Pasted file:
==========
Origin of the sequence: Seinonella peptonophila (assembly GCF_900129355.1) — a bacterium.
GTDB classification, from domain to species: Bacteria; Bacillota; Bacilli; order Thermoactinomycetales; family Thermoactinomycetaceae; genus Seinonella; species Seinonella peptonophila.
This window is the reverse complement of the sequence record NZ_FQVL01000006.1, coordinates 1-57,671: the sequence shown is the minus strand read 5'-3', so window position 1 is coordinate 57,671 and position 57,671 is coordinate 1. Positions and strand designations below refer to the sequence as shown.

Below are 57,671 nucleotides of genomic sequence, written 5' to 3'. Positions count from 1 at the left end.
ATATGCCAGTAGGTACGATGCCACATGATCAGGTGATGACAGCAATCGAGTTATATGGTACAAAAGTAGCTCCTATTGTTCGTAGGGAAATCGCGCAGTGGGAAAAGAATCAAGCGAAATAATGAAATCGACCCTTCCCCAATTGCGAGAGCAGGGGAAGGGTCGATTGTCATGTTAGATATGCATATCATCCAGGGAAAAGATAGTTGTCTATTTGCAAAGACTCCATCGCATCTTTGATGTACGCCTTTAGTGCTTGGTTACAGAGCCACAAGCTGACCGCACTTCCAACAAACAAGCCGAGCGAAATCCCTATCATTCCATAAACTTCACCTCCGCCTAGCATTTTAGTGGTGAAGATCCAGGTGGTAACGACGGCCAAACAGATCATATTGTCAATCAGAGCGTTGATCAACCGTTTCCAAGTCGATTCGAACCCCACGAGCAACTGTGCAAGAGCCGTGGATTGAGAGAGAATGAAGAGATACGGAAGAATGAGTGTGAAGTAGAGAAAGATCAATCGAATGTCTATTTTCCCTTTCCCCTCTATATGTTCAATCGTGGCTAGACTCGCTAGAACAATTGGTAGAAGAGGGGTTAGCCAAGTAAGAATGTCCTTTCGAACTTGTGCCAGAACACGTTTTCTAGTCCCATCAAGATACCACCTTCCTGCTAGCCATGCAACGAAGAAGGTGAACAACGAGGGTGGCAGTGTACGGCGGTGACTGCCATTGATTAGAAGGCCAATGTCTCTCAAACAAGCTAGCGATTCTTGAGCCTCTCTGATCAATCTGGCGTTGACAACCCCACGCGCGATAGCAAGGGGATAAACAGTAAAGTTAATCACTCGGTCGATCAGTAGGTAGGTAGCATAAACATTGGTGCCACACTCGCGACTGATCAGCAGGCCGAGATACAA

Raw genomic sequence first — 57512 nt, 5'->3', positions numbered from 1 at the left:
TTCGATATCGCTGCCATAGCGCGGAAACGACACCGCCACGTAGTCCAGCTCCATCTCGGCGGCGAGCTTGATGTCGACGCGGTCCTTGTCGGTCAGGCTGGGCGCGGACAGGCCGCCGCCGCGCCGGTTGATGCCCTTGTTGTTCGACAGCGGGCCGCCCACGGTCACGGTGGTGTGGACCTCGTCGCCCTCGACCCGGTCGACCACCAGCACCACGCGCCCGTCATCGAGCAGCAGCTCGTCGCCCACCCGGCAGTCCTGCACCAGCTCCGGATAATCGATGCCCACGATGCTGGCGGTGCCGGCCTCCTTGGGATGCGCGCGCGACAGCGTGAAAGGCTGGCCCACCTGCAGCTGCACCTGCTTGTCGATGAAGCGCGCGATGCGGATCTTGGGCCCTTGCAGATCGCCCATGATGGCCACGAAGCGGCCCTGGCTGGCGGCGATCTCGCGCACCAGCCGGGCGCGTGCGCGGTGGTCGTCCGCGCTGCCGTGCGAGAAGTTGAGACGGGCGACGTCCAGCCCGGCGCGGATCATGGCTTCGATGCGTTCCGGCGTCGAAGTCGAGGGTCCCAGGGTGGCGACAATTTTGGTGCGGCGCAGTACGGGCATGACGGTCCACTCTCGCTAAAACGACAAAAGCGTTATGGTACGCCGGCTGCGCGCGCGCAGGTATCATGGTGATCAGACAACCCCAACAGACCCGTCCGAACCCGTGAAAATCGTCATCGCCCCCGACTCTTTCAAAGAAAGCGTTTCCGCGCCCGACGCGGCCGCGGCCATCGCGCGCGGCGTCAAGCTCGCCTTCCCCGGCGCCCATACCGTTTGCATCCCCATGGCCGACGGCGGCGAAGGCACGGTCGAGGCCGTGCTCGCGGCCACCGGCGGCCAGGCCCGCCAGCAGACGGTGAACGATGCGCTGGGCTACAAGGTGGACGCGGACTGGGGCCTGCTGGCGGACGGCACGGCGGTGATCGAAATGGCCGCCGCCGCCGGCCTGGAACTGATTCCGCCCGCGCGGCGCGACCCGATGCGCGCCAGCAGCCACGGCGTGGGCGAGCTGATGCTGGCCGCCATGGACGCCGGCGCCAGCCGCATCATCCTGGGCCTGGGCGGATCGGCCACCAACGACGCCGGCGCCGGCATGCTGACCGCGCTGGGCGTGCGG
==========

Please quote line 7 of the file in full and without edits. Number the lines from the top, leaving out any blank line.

TTCGATATCGCTGCCATAGCGCGGAAACGACACCGCCACGTAGTCCAGCTCCATCTCGGCGGCGAGCTTGATGTCGACGCGGTCCTTGTCGGTCAGGCTGGGCGCGGACAGGCCGCCGCCGCGCCGGTTGATGCCCTTGTTGTTCGACAGCGGGCCGCCCACGGTCACGGTGGTGTGGACCTCGTCGCCCTCGACCCGGTCGACCACCAGCACCACGCGCCCGTCATCGAGCAGCAGCTCGTCGCCCACCCGGCAGTCCTGCACCAGCTCCGGATAATCGATGCCCACGATGCTGGCGGTGCCGGCCTCCTTGGGATGCGCGCGCGACAGCGTGAAAGGCTGGCCCACCTGCAGCTGCACCTGCTTGTCGATGAAGCGCGCGATGCGGATCTTGGGCCCTTGCAGATCGCCCATGATGGCCACGAAGCGGCCCTGGCTGGCGGCGATCTCGCGCACCAGCCGGGCGCGTGCGCGGTGGTCGTCCGCGCTGCCGTGCGAGAAGTTGAGACGGGCGACGTCCAGCCCGGCGCGGATCATGGCTTCGATGCGTTCCGGCGTCGAAGTCGAGGGTCCCAGGGTGGCGACAATTTTGGTGCGGCGCAGTACGGGCATGACGGTCCACTCTCGCTAAAACGACAAAAGCGTTATGGTACGCCGGCTGCGCGCGCGCAGGTATCATGGTGATCAGACAACCCCAACAGACCCGTCCGAACCCGTGAAAATCGTCATCGCCCCCGACTCTTTCAAAGAAAGCGTTTCCGCGCCCGACGCGGCCGCGGCCATCGCGCGCGGCGTCAAGCTCGCCTTCCCCGGCGCCCATACCGTTTGCATCCCCATGGCCGACGGCGGCGAAGGCACGGTCGAGGCCGTGCTCGCGGCCACCGGCGGCCAGGCCCGCCAGCAGACGGTGAACGATGCGCTGGGCTACAAGGTGGACGCGGACTGGGGCCTGCTGGCGGACGGCACGGCGGTGATCGAAATGGCCGCCGCCGCCGGCCTGGAACTGATTCCGCCCGCGCGGCGCGACCCGATGCGCGCCAGCAGCCACGGCGTGGGCGAGCTGATGCTGGCCGCCATGGACGCCGGCGCCAGCCGCATCATCCTGGGCCTGGGCGGATCGGCCACCAACGACGCCGGCGCCGGCATGCTGACCGCGCTGGGCGTGCGG